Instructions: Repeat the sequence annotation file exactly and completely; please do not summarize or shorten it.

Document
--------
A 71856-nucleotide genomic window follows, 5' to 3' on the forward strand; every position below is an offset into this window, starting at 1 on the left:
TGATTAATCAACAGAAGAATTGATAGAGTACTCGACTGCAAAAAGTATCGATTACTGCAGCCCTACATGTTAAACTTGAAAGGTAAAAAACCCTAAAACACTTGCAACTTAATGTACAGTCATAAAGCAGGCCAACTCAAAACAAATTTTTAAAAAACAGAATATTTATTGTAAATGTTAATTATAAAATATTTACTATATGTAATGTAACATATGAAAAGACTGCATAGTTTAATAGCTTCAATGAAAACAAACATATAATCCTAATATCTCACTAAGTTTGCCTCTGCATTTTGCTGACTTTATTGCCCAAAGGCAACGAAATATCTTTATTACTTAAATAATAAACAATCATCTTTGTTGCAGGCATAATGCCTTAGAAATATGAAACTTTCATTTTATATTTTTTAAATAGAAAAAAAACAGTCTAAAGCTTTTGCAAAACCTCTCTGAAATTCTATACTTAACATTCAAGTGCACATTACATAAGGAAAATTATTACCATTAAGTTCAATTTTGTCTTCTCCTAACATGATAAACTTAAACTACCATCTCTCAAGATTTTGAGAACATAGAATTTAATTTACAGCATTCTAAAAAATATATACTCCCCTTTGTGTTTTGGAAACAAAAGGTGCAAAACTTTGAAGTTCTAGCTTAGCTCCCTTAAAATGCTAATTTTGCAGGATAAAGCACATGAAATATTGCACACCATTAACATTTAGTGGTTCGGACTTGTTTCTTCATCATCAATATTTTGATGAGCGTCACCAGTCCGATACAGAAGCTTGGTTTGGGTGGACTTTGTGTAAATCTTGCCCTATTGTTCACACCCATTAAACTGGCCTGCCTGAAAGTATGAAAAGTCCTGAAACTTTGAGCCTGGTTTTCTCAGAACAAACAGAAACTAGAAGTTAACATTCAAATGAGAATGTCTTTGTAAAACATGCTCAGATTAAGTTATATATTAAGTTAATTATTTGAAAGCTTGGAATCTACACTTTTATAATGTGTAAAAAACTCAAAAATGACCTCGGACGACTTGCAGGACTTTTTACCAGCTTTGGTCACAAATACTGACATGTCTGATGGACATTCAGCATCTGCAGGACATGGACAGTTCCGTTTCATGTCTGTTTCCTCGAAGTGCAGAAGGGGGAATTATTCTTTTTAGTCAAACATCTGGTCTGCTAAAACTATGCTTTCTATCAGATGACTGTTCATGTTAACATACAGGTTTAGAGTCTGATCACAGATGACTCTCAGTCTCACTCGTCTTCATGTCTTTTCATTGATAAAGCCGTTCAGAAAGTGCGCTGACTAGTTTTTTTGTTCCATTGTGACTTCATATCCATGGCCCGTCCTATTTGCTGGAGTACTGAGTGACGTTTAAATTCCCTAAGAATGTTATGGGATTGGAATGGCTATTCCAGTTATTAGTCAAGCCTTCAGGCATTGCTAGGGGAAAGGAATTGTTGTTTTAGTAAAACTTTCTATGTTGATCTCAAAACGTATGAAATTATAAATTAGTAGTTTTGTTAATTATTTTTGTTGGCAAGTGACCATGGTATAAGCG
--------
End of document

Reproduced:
A 71856-nucleotide genomic window follows, 5' to 3' on the forward strand; every position below is an offset into this window, starting at 1 on the left:
TGATTAATCAACAGAAGAATTGATAGAGTACTCGACTGCAAAAAGTATCGATTACTGCAGCCCTACATGTTAAACTTGAAAGGTAAAAAACCCTAAAACACTTGCAACTTAATGTACAGTCATAAAGCAGGCCAACTCAAAACAAATTTTTAAAAAACAGAATATTTATTGTAAATGTTAATTATAAAATATTTACTATATGTAATGTAACATATGAAAAGACTGCATAGTTTAATAGCTTCAATGAAAACAAACATATAATCCTAATATCTCACTAAGTTTGCCTCTGCATTTTGCTGACTTTATTGCCCAAAGGCAACGAAATATCTTTATTACTTAAATAATAAACAATCATCTTTGTTGCAGGCATAATGCCTTAGAAATATGAAACTTTCATTTTATATTTTTTAAATAGAAAAAAAACAGTCTAAAGCTTTTGCAAAACCTCTCTGAAATTCTATACTTAACATTCAAGTGCACATTACATAAGGAAAATTATTACCATTAAGTTCAATTTTGTCTTCTCCTAACATGATAAACTTAAACTACCATCTCTCAAGATTTTGAGAACATAGAATTTAATTTACAGCATTCTAAAAAATATATACTCCCCTTTGTGTTTTGGAAACAAAAGGTGCAAAACTTTGAAGTTCTAGCTTAGCTCCCTTAAAATGCTAATTTTGCAGGATAAAGCACATGAAATATTGCACACCATTAACATTTAGTGGTTCGGACTTGTTTCTTCATCATCAATATTTTGATGAGCGTCACCAGTCCGATACAGAAGCTTGGTTTGGGTGGACTTTGTGTAAATCTTGCCCTATTGTTCACACCCATTAAACTGGCCTGCCTGAAAGTATGAAAAGTCCTGAAACTTTGAGCCTGGTTTTCTCAGAACAAACAGAAACTAGAAGTTAACATTCAAATGAGAATGTCTTTGTAAAACATGCTCAGATTAAGTTATATATTAAGTTAATTATTTGAAAGCTTGGAATCTACACTTTTATAATGTGTAAAAAACTCAAAAATGACCTCGGACGACTTGCAGGACTTTTTACCAGCTTTGGTCACAAATACTGACATGTCTGATGGACATTCAGCATCTGCAGGACATGGACAGTTCCGTTTCATGTCTGTTTCCTCGAAGTGCAGAAGGGGGAATTATTCTTTTTAGTCAAACATCTGGTCTGCTAAAACTATGCTTTCTATCAGATGACTGTTCATGTTAACATACAGGTTTAGAGTCTGATCACAGATGACTCTCAGTCTCACTCGTCTTCATGTCTTTTCATTGATAAAGCCGTTCAGAAAGTGCGCTGACTAGTTTTTTTGTTCCATTGTGACTTCATATCCATGGCCCGTCCTATTTGCTGGAGTACTGAGTGACGTTTAAATTCCCTAAGAATGTTATGGGATTGGAATGGCTATTCCAGTTATTAGTCAAGCCTTCAGGCATTGCTAGGGGAAAGGAATTGTTGTTTTAGTAAAACTTTCTATGTTGATCTCAAAACGTATGAAATTATAAATTAGTAGTTTTGTTAATTATTTTTGTTGGCAAGTGACCATGGTATAAGCG